Men’s golf reflects on unusual season


Courtesy of Zach Heeney

Golf player SENIOR Oliver Cohen takes a swing. “It’s a great game that teaches patience, discipline, and decision making,” coach Zach Heeney said.

WHHS is a school of over 3,000 students with a lot of different extracurriculars to offer like sports and clubs. The COVID-19 pandemic has made an impact on all of these activities and groups, including the golf team. Golf is a sport that requires a lot of patience and time which, in this time, can be hard to find, even for the coaches. 

“The Cincinnati Public School board postponed fall sports, and therefore we had to cancel all of our matches with other schools that we had previously scheduled. We decided to keep the tee times with the local courses, divide into two teams and play after school in an intersquad format,” Golf Coach Zach Heeney said. 

Coaches have also had to adapt to this new way of life and train a different way.

“We have tried to keep a regular schedule to keep a routine for my players. Practicing drills and simulation of normal match play,” Heeney said. 

With students having sports and also school on their plate, they are doing all they can to keep up their performance in both areas.

 Student athlete Reid Pease, ‘23, has been playing golf since he was five years old. With him putting in all this time and work into the sports he would want it to be noticed.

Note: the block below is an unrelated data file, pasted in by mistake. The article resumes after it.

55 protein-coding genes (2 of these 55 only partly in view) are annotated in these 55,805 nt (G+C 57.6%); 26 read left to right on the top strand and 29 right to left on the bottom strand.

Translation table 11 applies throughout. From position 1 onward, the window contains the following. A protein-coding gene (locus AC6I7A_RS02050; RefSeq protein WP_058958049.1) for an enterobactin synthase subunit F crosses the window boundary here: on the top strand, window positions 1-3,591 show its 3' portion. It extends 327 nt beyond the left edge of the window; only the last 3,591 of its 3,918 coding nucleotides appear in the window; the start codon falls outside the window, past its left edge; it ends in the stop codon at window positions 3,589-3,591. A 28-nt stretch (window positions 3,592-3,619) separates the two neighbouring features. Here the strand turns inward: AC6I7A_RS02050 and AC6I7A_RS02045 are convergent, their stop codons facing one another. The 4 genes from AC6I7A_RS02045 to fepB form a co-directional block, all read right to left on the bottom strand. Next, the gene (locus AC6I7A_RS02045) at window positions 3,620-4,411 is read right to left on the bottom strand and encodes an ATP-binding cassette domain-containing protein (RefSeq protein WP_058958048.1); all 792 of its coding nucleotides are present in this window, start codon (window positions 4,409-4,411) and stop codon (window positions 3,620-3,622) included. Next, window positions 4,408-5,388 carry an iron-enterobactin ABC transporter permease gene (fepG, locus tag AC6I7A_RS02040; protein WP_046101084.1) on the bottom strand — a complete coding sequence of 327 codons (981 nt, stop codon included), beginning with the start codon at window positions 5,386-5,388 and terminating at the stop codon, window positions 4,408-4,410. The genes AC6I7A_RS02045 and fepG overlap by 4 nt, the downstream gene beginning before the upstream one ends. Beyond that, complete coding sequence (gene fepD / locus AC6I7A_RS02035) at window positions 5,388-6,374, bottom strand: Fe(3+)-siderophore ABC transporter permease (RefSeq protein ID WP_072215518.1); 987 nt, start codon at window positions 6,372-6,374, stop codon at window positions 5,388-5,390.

“The team is much smaller than many other sports teams,  it needs more attention in order to become a better program,” Pease said. 

Even with golf being a small sport and not getting as much attention as some other sports, it can still be stressful for the players. But in some cases playing golf could be a stress reliever. “It makes me feel more productive,” Pease said.

The mental health of students is always a top priority to students, teachers and coaches.  Not being in a good mental space can affect the performance in the classroom and in sports.

In some cases, coaches and teachers could have worries.

“I have full confidence in my team to rise up and deal with the cards that have been dealt. I want my boys to be playing at their full potential competitively, and yes that has been a challenge with the fall sports postponement. However, in this trying time I feel that we have made strides and built a solid base to have a better golf program for years to come,” Heeney said.

The golf team’s first tournament was Sept. 22, and Coach Heeney and Pease had different perspectives on the results.

“We did great, and didn’t finish last,” Heeney said.

“I didn’t play very well, but I shot the lowest score among the two other guys I was playing against,” Pease said.

Even though golf is a small sport, people like Pease and Heeney enjoy it as is.

“I hope to play golf in college but that’s a maybe, if I get good enough,” Pease said.